Jaimie Niemczura, Real Estate Manager for American Diversified Development which owns the Newport Plaza, said the oldest lease she has for the company in that location is dated back to 1967.
“They would have opened sometime after that," she said.
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RadioShack, which filed for bankruptcy for the second time in March, closed 552 of its stores then, which affected 36% of the chain's stores. Over Memorial Day, they closed close to 1,000 more.
Niemczura said that the closure of Newport’s location was part of the fourth tier of possible closures for the electronics retailer.
“We were one of the last to go,” she said.
A court filing in March listed the locations that were set to close, which were the "lowest sales velocity and highest rent," according to the court filing. Newport’s location held on for a few more months.
RadioShack will continue to operate 70 brick-and-mortar stores across the U.S. as the retailer migrates most of its sales operations to its website, RadioShack said in a news release Friday. This round of closures does not affect the company’s 500 “dealers” — or franchisee-run stores.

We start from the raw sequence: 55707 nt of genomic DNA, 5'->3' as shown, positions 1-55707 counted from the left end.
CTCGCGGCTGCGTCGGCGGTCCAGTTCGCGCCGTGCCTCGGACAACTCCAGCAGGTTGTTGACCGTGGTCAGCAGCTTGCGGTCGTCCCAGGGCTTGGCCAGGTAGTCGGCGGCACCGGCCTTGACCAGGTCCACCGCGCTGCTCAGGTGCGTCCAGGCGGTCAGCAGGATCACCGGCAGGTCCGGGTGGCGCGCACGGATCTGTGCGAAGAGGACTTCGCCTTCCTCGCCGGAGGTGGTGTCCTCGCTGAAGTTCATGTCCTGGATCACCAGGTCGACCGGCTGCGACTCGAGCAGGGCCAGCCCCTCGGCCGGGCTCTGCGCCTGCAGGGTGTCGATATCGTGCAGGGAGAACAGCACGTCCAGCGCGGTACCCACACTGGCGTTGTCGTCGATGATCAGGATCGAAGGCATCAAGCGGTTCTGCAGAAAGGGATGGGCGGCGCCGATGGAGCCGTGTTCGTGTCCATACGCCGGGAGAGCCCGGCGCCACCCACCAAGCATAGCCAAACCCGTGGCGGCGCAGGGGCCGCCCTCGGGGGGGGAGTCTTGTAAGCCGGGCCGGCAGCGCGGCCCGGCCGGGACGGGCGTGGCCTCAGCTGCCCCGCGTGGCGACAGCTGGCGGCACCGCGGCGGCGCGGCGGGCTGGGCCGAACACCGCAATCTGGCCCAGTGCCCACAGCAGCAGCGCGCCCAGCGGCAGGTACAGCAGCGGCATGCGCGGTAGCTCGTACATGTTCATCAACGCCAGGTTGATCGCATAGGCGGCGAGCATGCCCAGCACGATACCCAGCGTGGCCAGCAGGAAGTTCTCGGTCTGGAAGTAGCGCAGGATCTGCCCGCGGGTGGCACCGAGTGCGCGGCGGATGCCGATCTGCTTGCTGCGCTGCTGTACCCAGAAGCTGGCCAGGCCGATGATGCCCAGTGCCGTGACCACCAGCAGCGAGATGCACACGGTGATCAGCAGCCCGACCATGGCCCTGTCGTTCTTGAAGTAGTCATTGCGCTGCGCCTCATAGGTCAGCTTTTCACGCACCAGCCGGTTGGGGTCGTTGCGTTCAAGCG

The specialty chain has struggled as shoppers have increasingly purchased electronics from online retailers like Amazon and big-box stores like Best Buy.
In March they closed five Kentucky locations and four in Cincinnati:
210 Brenwood Drive, Berea
Shoppes Of Murray 600 12th Ave
North Park Shopping Center, 524 W New Circle Rd, Lexington
Eastland Shopping Center, 1301 Winchester Rd, Lexington
Preston Highway, 796 Eastern Parkway, Louisville